I found that I was deeply impacted on an emotional, physical, intellectual and, most dramatically for me, on a spiritual level. I will never be the same.

Whether your journey takes you from New York to California or from Timbuktu to Kalamazoo, you will eventually find yourself on a different plane of existence, as you travel. You find you have become separated from the world around you that is still speeding by, in pursuit of the modern life style. Most people will not comprehend the reality of this phenomenon that I lovingly refer to as, “The Long Rider Syndrome.” I first noticed it when I was riding high in the desert area outside of San Bernardino, California. I could look down and see the silver ribbon of freeway far below us and quite a distance away. We were on the fringes of the world as it was speeding to soccer games, business meetings, work or whatever. We were no longer part of that world… we were in our own realm above the rat race. It gave me a sense of tranquility.

When I was asked why I wanted to walk out of my life for six months to ride my horse, I would have truthfully answered that I wanted to fulfill a childhood dream. I would have told them that I was doing the ride for stroke awareness and to educate on the value of early detection of strokes. It was an attempt to help people and make a difference in the world… a humanitarian effort. I would have told those asking, that I needed to know if this fifty-six year old, diabetic, grandmother of five was still up to meeting an awesome challenge… And yes, if pressed, I might even admit to a few close friends that I wanted to feed that insatiable appetite for one more big adventure in my life. That secret part of me that needs to go around the next bend, peek over the next ridge, or go down the next canyon, on the back of a horse, has driven me since childhood.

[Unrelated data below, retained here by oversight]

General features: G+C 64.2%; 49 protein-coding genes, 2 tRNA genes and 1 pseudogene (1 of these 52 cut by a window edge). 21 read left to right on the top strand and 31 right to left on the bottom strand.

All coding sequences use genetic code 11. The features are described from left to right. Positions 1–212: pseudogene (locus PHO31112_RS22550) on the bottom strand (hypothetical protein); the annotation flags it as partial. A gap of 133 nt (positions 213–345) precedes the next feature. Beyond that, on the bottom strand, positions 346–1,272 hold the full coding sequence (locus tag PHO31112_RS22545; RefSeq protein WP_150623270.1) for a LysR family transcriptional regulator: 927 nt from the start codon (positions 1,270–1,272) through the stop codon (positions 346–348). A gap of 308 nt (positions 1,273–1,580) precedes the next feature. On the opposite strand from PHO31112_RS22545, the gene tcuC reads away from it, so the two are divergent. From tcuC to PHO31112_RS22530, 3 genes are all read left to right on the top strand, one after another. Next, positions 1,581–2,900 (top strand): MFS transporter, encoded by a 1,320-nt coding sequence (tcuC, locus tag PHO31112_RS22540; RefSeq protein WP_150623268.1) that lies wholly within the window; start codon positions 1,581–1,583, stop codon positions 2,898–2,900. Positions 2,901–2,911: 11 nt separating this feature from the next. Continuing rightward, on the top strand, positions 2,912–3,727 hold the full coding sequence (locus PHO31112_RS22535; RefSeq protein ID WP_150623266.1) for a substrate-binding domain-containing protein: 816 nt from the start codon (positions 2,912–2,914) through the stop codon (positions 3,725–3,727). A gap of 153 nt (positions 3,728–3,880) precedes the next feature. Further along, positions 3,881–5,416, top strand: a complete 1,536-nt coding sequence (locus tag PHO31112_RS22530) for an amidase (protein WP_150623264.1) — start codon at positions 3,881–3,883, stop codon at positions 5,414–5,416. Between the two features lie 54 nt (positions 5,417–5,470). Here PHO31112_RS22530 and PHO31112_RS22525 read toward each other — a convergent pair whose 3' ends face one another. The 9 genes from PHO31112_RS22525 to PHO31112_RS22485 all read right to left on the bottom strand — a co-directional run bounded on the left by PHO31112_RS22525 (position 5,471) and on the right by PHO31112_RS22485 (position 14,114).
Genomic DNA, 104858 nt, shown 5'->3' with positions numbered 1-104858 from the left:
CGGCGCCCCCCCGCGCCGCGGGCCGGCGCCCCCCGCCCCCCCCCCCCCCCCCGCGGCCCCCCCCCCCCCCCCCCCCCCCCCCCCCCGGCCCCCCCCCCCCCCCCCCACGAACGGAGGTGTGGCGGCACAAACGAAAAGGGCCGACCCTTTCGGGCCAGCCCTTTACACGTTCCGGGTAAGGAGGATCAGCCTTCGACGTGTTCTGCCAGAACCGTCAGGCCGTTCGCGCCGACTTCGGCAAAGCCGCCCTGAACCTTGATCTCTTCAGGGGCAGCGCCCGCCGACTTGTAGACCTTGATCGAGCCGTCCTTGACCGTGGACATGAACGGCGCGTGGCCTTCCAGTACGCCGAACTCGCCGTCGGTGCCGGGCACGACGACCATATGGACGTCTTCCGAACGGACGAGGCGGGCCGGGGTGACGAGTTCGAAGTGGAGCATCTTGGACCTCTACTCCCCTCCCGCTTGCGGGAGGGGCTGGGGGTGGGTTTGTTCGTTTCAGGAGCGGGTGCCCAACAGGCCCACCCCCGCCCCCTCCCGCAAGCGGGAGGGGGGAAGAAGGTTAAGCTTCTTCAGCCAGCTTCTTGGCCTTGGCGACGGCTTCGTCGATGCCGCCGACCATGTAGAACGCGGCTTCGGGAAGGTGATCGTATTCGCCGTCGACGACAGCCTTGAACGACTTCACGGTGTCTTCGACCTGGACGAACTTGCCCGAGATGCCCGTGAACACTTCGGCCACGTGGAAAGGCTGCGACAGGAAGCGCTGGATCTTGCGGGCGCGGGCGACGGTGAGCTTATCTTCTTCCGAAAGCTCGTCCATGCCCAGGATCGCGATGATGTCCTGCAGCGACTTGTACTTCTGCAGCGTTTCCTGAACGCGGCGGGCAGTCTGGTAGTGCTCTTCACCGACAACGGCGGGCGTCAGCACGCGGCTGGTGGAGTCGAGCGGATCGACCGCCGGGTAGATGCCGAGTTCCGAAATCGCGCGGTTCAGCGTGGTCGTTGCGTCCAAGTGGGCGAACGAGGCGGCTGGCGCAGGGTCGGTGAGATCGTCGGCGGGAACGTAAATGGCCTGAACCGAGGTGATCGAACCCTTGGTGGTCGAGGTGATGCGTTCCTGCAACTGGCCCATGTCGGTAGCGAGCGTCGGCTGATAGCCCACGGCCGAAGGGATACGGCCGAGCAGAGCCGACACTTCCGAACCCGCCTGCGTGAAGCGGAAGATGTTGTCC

From the first step of my journey, a metamorphosis began. Clich├ęs I had heard all my life started to crystallize and become the essence of truth. They plunged deep roots into in my soul.

I realized that I am today, who I am, because of the cumulative experiences of my lifetime. I learned that it’s not about what I can take with me, but about the part of myself I leave behind with every person I meet along the way.

The first one thousand miles drove home the realization that the destination is not nearly as important as the journey to reach it. I learned that where you are at any given moment is more important than any place you have been or will ever go.